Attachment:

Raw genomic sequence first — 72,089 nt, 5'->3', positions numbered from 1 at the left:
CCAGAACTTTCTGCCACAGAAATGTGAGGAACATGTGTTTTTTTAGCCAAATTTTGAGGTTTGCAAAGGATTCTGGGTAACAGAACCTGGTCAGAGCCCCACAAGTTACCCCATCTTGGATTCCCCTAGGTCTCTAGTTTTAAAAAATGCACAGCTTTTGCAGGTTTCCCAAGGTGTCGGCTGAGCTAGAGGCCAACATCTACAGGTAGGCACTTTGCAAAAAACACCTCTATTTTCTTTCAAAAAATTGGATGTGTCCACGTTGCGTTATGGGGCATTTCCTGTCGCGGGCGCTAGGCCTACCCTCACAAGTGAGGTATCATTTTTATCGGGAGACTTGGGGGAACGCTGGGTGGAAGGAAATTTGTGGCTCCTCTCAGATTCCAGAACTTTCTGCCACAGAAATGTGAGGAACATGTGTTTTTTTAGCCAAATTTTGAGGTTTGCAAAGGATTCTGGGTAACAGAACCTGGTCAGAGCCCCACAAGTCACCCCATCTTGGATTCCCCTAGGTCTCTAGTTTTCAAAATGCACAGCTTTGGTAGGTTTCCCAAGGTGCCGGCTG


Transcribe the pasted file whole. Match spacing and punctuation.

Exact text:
Raw genomic sequence first — 72,089 nt, 5'->3', positions numbered from 1 at the left:
CCAGAACTTTCTGCCACAGAAATGTGAGGAACATGTGTTTTTTTAGCCAAATTTTGAGGTTTGCAAAGGATTCTGGGTAACAGAACCTGGTCAGAGCCCCACAAGTTACCCCATCTTGGATTCCCCTAGGTCTCTAGTTTTAAAAAATGCACAGCTTTTGCAGGTTTCCCAAGGTGTCGGCTGAGCTAGAGGCCAACATCTACAGGTAGGCACTTTGCAAAAAACACCTCTATTTTCTTTCAAAAAATTGGATGTGTCCACGTTGCGTTATGGGGCATTTCCTGTCGCGGGCGCTAGGCCTACCCTCACAAGTGAGGTATCATTTTTATCGGGAGACTTGGGGGAACGCTGGGTGGAAGGAAATTTGTGGCTCCTCTCAGATTCCAGAACTTTCTGCCACAGAAATGTGAGGAACATGTGTTTTTTTAGCCAAATTTTGAGGTTTGCAAAGGATTCTGGGTAACAGAACCTGGTCAGAGCCCCACAAGTCACCCCATCTTGGATTCCCCTAGGTCTCTAGTTTTCAAAATGCACAGCTTTGGTAGGTTTCCCAAGGTGCCGGCTG